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    Last edited by diydude; 06-27-2013 at 08:41 PM.

  12. #12
    Forum Admin, Expert Plumber Terry's Avatar
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    I would just turn the santee to the right and use a single trap arm with a 90 looking out.
    There is not need to drill over two lines.

    What you have drawn with the vent at the top is too low, and it's not even needed.
    You showing a line below and a line above when all you need to do is go straight for it.

  13. #13
    DIY Member diydude's Avatar
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    Quote Originally Posted by Terry View Post
    I would just turn the santee to the right and use a single trap arm with a 90 looking out.
    There is not need to drill over two lines.

    What you have drawn with the vent at the top is too low, and it's not even needed.
    You showing a line below and a line above when all you need to do is go straight for it.
    The vent wouldn't be quite that low, but it doesn't sound like it would still be high enough; I read something about flood rim level a few minutes ago. Ok, I'll have to figure out how to work around the electrical line. I was thinking about moving the supply shutoffs and drain to all fit inside the 8-inch wide vanity factory cutout, which would allow me to remove the blocking in the wall for the hot water stub that's next to the electrical line and also avoid cutting into a vanity panel. The cutout might be too narrow to fit everything, though.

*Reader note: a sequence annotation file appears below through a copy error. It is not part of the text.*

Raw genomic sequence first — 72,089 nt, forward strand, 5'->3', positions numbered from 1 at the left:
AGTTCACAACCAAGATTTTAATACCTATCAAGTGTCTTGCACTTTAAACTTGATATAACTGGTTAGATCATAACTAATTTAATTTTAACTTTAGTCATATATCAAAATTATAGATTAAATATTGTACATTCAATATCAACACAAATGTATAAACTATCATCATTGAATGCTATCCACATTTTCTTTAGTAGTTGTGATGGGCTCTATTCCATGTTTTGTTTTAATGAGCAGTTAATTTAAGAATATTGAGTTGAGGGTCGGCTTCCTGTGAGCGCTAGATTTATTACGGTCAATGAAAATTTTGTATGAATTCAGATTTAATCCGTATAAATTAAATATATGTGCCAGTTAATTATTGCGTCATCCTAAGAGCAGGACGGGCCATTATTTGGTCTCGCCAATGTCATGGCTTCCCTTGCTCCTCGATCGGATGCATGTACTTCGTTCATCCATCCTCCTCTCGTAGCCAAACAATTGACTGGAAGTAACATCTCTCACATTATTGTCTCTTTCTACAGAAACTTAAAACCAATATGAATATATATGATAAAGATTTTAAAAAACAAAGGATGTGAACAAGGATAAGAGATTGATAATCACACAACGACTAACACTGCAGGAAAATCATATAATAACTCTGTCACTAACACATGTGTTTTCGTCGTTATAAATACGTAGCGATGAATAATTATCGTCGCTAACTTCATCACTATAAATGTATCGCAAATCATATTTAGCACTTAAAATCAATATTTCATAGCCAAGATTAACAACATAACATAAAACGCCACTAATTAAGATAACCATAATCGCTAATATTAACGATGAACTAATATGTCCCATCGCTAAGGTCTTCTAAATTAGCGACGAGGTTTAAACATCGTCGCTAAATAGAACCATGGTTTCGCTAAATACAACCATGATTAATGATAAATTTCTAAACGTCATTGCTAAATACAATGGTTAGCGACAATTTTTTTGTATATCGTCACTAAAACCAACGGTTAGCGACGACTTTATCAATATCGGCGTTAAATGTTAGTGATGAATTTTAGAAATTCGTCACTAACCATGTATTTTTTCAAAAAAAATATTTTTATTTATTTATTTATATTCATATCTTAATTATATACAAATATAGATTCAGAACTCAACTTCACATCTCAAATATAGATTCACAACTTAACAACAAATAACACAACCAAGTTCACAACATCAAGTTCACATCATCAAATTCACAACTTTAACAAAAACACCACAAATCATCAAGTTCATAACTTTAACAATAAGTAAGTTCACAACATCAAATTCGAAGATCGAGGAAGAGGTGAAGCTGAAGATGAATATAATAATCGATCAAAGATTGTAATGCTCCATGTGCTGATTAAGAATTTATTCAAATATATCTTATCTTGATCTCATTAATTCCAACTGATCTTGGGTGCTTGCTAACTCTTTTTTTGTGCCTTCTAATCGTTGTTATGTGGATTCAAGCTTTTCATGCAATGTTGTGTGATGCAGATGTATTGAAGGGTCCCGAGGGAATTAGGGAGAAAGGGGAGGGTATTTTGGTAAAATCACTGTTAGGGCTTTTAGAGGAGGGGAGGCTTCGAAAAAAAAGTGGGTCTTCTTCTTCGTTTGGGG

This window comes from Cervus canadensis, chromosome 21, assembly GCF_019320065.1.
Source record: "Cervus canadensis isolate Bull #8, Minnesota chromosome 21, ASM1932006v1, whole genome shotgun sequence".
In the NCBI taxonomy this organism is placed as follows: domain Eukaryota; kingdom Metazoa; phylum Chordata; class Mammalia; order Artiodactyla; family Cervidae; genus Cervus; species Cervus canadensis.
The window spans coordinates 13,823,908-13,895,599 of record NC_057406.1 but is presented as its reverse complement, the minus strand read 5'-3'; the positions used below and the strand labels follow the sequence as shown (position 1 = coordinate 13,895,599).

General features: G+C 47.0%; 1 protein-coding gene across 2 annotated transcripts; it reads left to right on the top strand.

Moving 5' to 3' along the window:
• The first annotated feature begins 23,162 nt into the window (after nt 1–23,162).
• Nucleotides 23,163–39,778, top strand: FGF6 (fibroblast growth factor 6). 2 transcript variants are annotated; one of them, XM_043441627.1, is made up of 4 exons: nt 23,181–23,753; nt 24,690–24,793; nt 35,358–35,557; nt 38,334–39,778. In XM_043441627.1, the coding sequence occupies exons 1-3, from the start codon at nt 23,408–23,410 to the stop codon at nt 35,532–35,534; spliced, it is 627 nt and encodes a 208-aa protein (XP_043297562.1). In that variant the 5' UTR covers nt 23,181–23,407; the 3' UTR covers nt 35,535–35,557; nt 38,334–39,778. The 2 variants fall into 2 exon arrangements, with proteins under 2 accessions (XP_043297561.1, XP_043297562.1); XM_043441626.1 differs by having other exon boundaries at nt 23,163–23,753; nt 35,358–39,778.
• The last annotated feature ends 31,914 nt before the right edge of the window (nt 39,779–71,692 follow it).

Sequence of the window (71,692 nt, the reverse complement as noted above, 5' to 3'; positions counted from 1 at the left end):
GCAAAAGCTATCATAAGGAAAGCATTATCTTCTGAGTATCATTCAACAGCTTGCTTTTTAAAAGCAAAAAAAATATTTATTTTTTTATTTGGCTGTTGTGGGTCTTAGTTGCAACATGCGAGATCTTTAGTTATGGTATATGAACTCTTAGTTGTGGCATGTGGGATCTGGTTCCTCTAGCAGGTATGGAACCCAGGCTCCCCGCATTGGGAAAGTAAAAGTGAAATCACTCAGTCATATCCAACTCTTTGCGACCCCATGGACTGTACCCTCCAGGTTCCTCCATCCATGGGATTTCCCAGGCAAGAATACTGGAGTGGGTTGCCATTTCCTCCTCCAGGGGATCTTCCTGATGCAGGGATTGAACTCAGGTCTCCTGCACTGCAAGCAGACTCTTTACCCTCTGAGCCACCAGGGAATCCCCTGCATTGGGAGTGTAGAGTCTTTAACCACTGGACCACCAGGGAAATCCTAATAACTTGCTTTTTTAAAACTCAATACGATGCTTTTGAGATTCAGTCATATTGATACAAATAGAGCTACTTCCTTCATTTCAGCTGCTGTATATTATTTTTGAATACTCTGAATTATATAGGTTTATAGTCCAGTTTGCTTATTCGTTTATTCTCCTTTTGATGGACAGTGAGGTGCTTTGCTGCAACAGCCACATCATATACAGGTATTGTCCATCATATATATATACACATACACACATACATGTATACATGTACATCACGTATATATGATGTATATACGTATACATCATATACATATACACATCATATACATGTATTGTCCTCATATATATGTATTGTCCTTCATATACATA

Last edited by diydude; 06-28-2013 at 11:28 AM.

  14. #14
    Forum Admin, Expert Plumber Terry's Avatar
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    If you arm over, it's way below the electrical anyway.

    If you move over the entire plumbing, then you have to pass it on the way up.
    It's one santee, one medium 90 and two couplings and done!

    You can remove the existing blocking.
    And there is no rule as to where the water needs to be in the cabinet.
    I like to have them at least 4" apart so I can work with them. They could both be to one side or vertical.
    Last edited by Terry; 06-28-2013 at 11:47 AM.

  15. #15
    DIY Member diydude's Avatar
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    Ok, I'm going to be moving the drain later this week, but the pipe that the current drain tees off is right at the edge of the soleplate (about 1/4" from the edge). So, it appears that drilling a hole in the stud to the right is out of the question, since the hole needs to be 5/8"+ from the stud edge. Also, the coupling for the new 1 1/2" pipe tee will fall right on the wall stud when turned to the right to run the new line; if I notch the stud, I may violate code, as the coupling is 2 1/4" in diameter. Suggestions? Does this possibly require moving the whole vertical pipe to the new stud bay?
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    Last edited by diydude; 07-15-2013 at 10:11 PM.